Report by the World Cancer Research Fund (WCRF) on meat consumption and colorectal cancer
The WCRF has released a report on colorectal cancer as part of its Continuous Update Project (CUP) – an ongoing programme to analyse global research on how diet, nutrition, physical activity and weight affect cancer risk and survival. The report confirms that, along with other risk factors, consuming red and processed meat increase the risk of colorectal cancer.
The report reviewed evidence from 99 studies from around the world. Combined, the studies included more than 29 million adults and over 247,000 cases of colorectal cancer.
The key findings are that there is strong evidence that:
- being physically active decreases the risk of colon cancer
- consuming wholegrains decreases the risk of colorectal cancer
- consuming foods containing dietary fibre decreases the risk of colorectal cancer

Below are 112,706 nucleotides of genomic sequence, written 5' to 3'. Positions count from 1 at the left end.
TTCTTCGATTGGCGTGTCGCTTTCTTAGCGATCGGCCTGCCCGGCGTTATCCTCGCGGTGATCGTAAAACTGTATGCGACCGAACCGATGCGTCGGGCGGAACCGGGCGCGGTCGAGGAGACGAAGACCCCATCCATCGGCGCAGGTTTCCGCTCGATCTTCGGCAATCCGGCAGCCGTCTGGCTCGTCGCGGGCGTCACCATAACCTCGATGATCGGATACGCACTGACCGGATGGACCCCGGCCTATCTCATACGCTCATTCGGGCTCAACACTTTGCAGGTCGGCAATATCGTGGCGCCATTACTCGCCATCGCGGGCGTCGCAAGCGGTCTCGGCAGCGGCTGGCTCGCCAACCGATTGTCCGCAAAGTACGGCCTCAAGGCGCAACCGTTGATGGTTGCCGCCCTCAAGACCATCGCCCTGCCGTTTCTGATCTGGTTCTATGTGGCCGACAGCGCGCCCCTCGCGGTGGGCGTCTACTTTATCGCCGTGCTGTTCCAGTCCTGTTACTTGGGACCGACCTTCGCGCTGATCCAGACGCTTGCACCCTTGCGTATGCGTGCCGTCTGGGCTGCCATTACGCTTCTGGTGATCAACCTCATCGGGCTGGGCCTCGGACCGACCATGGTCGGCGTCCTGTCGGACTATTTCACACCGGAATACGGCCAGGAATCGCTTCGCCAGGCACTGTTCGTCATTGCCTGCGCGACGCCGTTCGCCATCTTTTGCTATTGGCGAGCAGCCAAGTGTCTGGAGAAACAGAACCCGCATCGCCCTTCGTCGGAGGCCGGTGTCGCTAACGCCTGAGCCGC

- consuming dairy products decreases the risk of colorectal cancer
- taking calcium supplements decreases the risk of colorectal cancer
- consuming red meat increases the risk of colorectal cancer
- consuming processed meat increases the risk of colorectal cancer
- consuming approximately two or more alcoholic drinks per day increases the risk of colorectal cancer
- being overweight or obese increases the risk of colorectal cancer
- being tall increases the risk of colorectal cancer
You can find the report here.
While some of the food system challenges facing humanity are local, in an interconnected world, adopting a global perspective is essential. Many environmental issues, such as climate change, need supranational commitments and action to be addressed effectively. Due to ever increasing global trade flows, prices of commodities are connected through space; a drought in Romania may thus increase the price of wheat in Zimbabwe.
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